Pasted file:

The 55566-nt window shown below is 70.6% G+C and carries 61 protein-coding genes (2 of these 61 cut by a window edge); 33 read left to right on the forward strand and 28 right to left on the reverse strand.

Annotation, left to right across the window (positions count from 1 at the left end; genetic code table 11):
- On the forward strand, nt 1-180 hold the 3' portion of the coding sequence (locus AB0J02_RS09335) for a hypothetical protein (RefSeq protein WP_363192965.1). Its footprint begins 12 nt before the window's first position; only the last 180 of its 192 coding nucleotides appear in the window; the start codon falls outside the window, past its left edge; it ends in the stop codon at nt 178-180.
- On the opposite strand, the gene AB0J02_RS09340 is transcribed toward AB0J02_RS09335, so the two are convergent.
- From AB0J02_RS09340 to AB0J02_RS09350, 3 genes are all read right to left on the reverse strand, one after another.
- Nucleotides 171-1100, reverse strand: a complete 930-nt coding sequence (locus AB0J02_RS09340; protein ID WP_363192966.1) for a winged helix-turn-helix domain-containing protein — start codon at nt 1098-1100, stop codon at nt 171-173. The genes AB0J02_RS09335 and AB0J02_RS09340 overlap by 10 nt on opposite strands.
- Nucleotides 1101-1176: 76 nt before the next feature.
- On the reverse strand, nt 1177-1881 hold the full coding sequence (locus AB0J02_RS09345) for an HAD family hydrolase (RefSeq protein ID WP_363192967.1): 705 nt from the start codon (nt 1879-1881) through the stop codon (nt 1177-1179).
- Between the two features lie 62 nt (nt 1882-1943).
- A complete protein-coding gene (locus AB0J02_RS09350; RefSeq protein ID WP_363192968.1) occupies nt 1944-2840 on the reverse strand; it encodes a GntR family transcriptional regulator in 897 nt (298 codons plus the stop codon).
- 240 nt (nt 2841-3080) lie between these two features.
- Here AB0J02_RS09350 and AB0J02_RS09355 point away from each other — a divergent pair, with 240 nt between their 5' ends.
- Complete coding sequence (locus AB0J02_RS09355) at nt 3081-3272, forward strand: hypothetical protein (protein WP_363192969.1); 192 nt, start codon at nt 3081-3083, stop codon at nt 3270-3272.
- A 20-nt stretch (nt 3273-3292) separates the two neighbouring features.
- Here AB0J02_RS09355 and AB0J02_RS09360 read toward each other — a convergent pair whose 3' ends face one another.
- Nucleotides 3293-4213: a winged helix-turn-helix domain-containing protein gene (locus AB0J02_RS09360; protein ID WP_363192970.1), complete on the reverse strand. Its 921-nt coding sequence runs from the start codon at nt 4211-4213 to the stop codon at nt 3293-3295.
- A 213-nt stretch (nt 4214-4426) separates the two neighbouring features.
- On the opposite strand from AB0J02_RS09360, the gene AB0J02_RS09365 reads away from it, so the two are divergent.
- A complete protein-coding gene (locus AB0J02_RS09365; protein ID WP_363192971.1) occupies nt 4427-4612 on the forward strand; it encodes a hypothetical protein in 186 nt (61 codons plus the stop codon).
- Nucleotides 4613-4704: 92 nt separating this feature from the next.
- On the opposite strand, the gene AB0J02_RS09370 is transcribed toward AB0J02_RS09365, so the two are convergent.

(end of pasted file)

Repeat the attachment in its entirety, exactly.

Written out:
The 55566-nt window shown below is 70.6% G+C and carries 61 protein-coding genes (2 of these 61 cut by a window edge); 33 read left to right on the forward strand and 28 right to left on the reverse strand.

Annotation, left to right across the window (positions count from 1 at the left end; genetic code table 11):
- On the forward strand, nt 1-180 hold the 3' portion of the coding sequence (locus AB0J02_RS09335) for a hypothetical protein (RefSeq protein WP_363192965.1). Its footprint begins 12 nt before the window's first position; only the last 180 of its 192 coding nucleotides appear in the window; the start codon falls outside the window, past its left edge; it ends in the stop codon at nt 178-180.
- On the opposite strand, the gene AB0J02_RS09340 is transcribed toward AB0J02_RS09335, so the two are convergent.
- From AB0J02_RS09340 to AB0J02_RS09350, 3 genes are all read right to left on the reverse strand, one after another.
- Nucleotides 171-1100, reverse strand: a complete 930-nt coding sequence (locus AB0J02_RS09340; protein ID WP_363192966.1) for a winged helix-turn-helix domain-containing protein — start codon at nt 1098-1100, stop codon at nt 171-173. The genes AB0J02_RS09335 and AB0J02_RS09340 overlap by 10 nt on opposite strands.
- Nucleotides 1101-1176: 76 nt before the next feature.
- On the reverse strand, nt 1177-1881 hold the full coding sequence (locus AB0J02_RS09345) for an HAD family hydrolase (RefSeq protein ID WP_363192967.1): 705 nt from the start codon (nt 1879-1881) through the stop codon (nt 1177-1179).
- Between the two features lie 62 nt (nt 1882-1943).
- A complete protein-coding gene (locus AB0J02_RS09350; RefSeq protein ID WP_363192968.1) occupies nt 1944-2840 on the reverse strand; it encodes a GntR family transcriptional regulator in 897 nt (298 codons plus the stop codon).
- 240 nt (nt 2841-3080) lie between these two features.
- Here AB0J02_RS09350 and AB0J02_RS09355 point away from each other — a divergent pair, with 240 nt between their 5' ends.
- Complete coding sequence (locus AB0J02_RS09355) at nt 3081-3272, forward strand: hypothetical protein (protein WP_363192969.1); 192 nt, start codon at nt 3081-3083, stop codon at nt 3270-3272.
- A 20-nt stretch (nt 3273-3292) separates the two neighbouring features.
- Here AB0J02_RS09355 and AB0J02_RS09360 read toward each other — a convergent pair whose 3' ends face one another.
- Nucleotides 3293-4213: a winged helix-turn-helix domain-containing protein gene (locus AB0J02_RS09360; protein ID WP_363192970.1), complete on the reverse strand. Its 921-nt coding sequence runs from the start codon at nt 4211-4213 to the stop codon at nt 3293-3295.
- A 213-nt stretch (nt 4214-4426) separates the two neighbouring features.
- On the opposite strand from AB0J02_RS09360, the gene AB0J02_RS09365 reads away from it, so the two are divergent.
- A complete protein-coding gene (locus AB0J02_RS09365; protein ID WP_363192971.1) occupies nt 4427-4612 on the forward strand; it encodes a hypothetical protein in 186 nt (61 codons plus the stop codon).
- Nucleotides 4613-4704: 92 nt separating this feature from the next.
- On the opposite strand, the gene AB0J02_RS09370 is transcribed toward AB0J02_RS09365, so the two are convergent.